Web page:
Caff flew up to the ledge, widdled in some gear and then down climbed to get psych for the battle ahead. A quick brief on what rope was being clipped into which runners, where the hairy section is and he booted up. One more runner and a quick rest on the ledge and caff unleashes the beast, and fires up the leaning wall on tenuous sidepulls and fancy foot work. Pausing momentarily to fire in a tiny micro wire, I heard something I haven’t heard for a long time, Caff power screaming. I instantly think, shit, Caff power screamed on that move. Now I have witnessed this once maybe twice before, and it means the climbing is actually impossible for all but a very few good men…. and women.
In the briefest of moments Caff is now hanging on jugs jamming cam after cam into a break. Shaking out the rest of the climb is easier, but pumpy. Where after gaining the roof, you undercut 20ft or more rightwards to reach a hanging arete at its end. As Caff rock round this, I could tell from the abrupt change in angle and the freshness in his arms (No bingo winging from caff) that he was more or less home and dry.
Anyway caff tops out and puts me on belay. I reach the easy bit to the ledge only realise that it wasn’t that easy and that ledge was more of a large edge. I then had to remove all the gear which was essentially as far as I got. Everytime I tried to even find the holds that start the crux. I found out that just as I thought having heard the power scream, the moves were impossible and I was not one of the few. That sequence is so hard that caff had to top rope this pitch to find a sequence that worked. Looking at the holds on offer, it looked like a similar angle as size of holds that are on Trauma an E8 on Dinas Mot. However where Trauma’s crux soon leads to improving holds and an easy top out. On this route your not even half way.
Thats all I saw of the route, as I very rapidally lost contact with the rock. Whilst I could gain it again, actually pulling into a climbing position was near impossible for a man of my callibre. Eventually I got lowered off to the ledge and caff had to ab the pitch to strip it and then climb up to the top pitch of The Grooves.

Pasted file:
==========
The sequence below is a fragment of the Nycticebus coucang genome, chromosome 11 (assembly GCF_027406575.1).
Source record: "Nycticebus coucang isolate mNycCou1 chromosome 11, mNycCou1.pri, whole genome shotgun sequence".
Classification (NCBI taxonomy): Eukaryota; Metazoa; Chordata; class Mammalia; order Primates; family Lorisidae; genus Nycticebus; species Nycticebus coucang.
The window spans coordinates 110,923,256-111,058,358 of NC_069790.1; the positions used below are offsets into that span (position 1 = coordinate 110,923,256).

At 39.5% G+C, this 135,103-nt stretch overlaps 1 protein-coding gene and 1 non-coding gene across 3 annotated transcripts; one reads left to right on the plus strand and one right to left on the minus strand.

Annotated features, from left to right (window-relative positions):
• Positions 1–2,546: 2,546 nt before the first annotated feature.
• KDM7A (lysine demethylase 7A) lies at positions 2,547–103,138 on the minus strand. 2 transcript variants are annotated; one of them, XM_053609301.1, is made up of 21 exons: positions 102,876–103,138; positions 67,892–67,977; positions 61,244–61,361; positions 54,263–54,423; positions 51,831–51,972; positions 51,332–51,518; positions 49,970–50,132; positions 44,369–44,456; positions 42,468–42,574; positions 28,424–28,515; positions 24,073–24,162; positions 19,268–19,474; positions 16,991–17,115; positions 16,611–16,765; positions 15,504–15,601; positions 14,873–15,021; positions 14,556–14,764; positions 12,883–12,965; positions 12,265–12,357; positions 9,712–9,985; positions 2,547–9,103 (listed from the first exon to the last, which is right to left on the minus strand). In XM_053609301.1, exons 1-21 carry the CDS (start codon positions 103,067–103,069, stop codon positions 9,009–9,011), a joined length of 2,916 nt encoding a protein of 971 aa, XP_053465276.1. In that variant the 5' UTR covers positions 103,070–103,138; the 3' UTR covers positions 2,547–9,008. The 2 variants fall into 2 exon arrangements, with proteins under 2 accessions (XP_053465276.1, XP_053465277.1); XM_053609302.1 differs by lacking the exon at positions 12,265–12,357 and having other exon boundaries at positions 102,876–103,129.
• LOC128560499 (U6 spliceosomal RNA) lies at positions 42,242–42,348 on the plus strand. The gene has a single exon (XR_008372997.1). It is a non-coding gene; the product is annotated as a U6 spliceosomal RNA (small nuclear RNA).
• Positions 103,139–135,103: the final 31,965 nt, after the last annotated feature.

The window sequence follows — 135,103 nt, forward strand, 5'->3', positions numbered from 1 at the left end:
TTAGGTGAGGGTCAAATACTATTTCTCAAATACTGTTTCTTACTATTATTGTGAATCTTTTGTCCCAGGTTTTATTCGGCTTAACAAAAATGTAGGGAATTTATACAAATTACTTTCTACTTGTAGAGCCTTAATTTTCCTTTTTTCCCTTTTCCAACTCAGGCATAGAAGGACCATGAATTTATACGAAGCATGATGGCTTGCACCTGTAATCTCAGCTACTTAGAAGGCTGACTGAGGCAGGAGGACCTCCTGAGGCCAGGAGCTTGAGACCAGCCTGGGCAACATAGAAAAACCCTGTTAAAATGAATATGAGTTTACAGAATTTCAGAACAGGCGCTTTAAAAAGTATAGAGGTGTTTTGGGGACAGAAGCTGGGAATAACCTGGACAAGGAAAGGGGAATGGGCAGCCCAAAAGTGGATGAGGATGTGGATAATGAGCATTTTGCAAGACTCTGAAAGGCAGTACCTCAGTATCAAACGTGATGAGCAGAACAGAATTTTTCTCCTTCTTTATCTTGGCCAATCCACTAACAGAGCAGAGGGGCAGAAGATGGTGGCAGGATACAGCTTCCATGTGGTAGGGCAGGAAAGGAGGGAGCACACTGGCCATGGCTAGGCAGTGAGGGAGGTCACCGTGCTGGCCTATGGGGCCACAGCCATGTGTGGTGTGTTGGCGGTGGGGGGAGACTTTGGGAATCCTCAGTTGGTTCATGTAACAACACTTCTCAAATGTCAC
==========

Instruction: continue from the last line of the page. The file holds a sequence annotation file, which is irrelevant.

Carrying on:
I have been climbing in North Wales since the 1990’s. I was lucky enough to climb with Pete, Leo and Will. All of which were outstanding climbers. I have seconded them up many route, some E7 although I never even attempted Trauma when I belayed Leo the day before he successfully lead the route. I am convinced that what I saw today was climbing at and above that, given Trauma gets E8 and on Caff’s new route that only gets you half way, I was somewhat amused that Caff has given this route E8, but after that the route is well protected, so I guess he has more of an idea than me.
Caff is on form at the moment, riding the wave of the fitness he gained to climb the Big Bang F9a. He was close to climbing a hat trick of E7 in a day at Pembroke this week. He came back up yesterday, and described himself as feeling quiet tired after four days climbing some impressive routes down there. Yet unrested he managed to climb a route that I think will stand as a major modern testpiece for a considerable time. He had attempted all the pitches ground up, slipping off the mossy groove on the on-sight of the first pitch and then backing off the top.
It served as a reminder to me that my friends are awesome. Through chance I was there ringside seat, watching this amazing feat of climbing that will stand as possibly the hardest route in Llanberis Pass for a long time. I have exchanged texts with Caff why I have been writing this mainly with Caff asking what I though of this name or that name.